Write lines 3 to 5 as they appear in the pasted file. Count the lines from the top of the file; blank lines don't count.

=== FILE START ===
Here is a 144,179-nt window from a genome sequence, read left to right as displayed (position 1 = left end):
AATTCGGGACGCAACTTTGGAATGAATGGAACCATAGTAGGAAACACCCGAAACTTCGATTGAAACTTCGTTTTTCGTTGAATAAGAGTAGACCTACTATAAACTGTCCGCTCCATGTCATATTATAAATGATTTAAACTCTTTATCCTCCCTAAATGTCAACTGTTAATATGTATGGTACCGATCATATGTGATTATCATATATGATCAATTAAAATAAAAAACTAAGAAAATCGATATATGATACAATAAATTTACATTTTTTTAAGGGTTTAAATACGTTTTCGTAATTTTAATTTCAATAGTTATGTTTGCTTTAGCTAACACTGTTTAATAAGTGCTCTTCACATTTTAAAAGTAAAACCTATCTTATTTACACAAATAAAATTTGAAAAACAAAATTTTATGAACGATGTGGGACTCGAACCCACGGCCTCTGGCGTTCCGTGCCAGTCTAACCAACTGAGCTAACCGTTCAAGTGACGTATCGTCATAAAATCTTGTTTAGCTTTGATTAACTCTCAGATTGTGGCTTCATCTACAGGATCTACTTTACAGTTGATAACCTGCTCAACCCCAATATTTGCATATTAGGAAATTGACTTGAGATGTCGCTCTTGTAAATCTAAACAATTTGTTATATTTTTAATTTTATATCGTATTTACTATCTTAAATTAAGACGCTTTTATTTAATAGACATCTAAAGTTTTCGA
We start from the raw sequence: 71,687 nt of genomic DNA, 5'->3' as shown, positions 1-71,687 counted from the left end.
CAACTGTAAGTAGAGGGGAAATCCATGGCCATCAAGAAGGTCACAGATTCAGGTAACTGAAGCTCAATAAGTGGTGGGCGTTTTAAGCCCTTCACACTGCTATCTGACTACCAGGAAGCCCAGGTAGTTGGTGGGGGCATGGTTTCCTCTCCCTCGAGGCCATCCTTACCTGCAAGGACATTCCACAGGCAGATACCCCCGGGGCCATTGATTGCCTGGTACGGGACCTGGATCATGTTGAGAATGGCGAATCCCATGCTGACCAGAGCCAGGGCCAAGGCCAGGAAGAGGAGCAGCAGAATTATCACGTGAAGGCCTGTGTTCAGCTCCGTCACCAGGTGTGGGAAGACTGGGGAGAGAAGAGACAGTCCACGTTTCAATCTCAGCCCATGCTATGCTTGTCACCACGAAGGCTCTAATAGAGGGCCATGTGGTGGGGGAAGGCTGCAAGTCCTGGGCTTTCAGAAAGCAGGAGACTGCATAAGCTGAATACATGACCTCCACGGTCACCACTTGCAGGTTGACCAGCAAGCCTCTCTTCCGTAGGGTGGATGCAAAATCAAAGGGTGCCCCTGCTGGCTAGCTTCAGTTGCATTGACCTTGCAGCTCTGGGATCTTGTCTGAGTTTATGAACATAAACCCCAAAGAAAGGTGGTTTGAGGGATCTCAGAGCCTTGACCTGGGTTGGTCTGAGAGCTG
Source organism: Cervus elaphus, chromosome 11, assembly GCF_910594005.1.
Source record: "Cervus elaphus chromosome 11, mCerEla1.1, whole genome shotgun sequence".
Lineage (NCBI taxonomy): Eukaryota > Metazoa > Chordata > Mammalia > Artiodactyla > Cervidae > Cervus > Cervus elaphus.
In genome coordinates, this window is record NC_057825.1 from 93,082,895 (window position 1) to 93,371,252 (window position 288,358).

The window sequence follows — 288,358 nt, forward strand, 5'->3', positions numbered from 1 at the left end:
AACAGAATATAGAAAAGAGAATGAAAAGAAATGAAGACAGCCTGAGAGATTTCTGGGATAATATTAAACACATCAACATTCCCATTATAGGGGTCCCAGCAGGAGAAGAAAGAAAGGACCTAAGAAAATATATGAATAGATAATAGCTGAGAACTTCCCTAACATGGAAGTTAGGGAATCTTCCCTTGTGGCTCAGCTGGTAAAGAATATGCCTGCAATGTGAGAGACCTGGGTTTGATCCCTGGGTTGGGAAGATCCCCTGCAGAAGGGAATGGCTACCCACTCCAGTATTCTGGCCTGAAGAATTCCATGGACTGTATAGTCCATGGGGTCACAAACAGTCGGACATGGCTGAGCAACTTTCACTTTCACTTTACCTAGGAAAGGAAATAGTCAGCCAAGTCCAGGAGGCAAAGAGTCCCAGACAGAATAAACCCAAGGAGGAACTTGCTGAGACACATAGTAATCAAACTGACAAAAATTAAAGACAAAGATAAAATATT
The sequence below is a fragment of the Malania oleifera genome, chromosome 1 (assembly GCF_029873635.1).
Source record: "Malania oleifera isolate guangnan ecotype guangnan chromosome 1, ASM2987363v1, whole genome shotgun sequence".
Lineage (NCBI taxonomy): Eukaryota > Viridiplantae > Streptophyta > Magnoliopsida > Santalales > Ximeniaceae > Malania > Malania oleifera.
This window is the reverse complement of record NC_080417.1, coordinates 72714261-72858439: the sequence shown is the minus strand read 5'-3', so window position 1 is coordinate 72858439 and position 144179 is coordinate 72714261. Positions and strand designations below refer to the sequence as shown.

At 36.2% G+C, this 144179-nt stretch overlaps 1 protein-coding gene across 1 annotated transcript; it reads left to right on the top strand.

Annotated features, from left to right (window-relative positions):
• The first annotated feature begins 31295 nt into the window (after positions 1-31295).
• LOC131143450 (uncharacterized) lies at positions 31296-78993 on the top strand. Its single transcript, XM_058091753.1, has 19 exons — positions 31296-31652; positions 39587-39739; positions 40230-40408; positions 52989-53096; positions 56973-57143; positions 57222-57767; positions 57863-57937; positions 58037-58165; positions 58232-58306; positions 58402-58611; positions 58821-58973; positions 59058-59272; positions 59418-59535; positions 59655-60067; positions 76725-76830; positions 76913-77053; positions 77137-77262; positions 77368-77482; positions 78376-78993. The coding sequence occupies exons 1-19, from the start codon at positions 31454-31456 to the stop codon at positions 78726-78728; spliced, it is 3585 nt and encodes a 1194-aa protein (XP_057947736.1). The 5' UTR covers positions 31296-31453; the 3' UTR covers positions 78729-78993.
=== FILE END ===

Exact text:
We start from the raw sequence: 71,687 nt of genomic DNA, 5'->3' as shown, positions 1-71,687 counted from the left end.
CAACTGTAAGTAGAGGGGAAATCCATGGCCATCAAGAAGGTCACAGATTCAGGTAACTGAAGCTCAATAAGTGGTGGGCGTTTTAAGCCCTTCACACTGCTATCTGACTACCAGGAAGCCCAGGTAGTTGGTGGGGGCATGGTTTCCTCTCCCTCGAGGCCATCCTTACCTGCAAGGACATTCCACAGGCAGATACCCCCGGGGCCATTGATTGCCTGGTACGGGACCTGGATCATGTTGAGAATGGCGAATCCCATGCTGACCAGAGCCAGGGCCAAGGCCAGGAAGAGGAGCAGCAGAATTATCACGTGAAGGCCTGTGTTCAGCTCCGTCACCAGGTGTGGGAAGACTGGGGAGAGAAGAGACAGTCCACGTTTCAATCTCAGCCCATGCTATGCTTGTCACCACGAAGGCTCTAATAGAGGGCCATGTGGTGGGGGAAGGCTGCAAGTCCTGGGCTTTCAGAAAGCAGGAGACTGCATAAGCTGAATACATGACCTCCACGGTCACCACTTGCAGGTTGACCAGCAAGCCTCTCTTCCGTAGGGTGGATGCAAAATCAAAGGGTGCCCCTGCTGGCTAGCTTCAGTTGCATTGACCTTGCAGCTCTGGGATCTTGTCTGAGTTTATGAACATAAACCCCAAAGAAAGGTGGTTTGAGGGATCTCAGAGCCTTGACCTGGGTTGGTCTGAGAGCTG
Source organism: Cervus elaphus, chromosome 11, assembly GCF_910594005.1.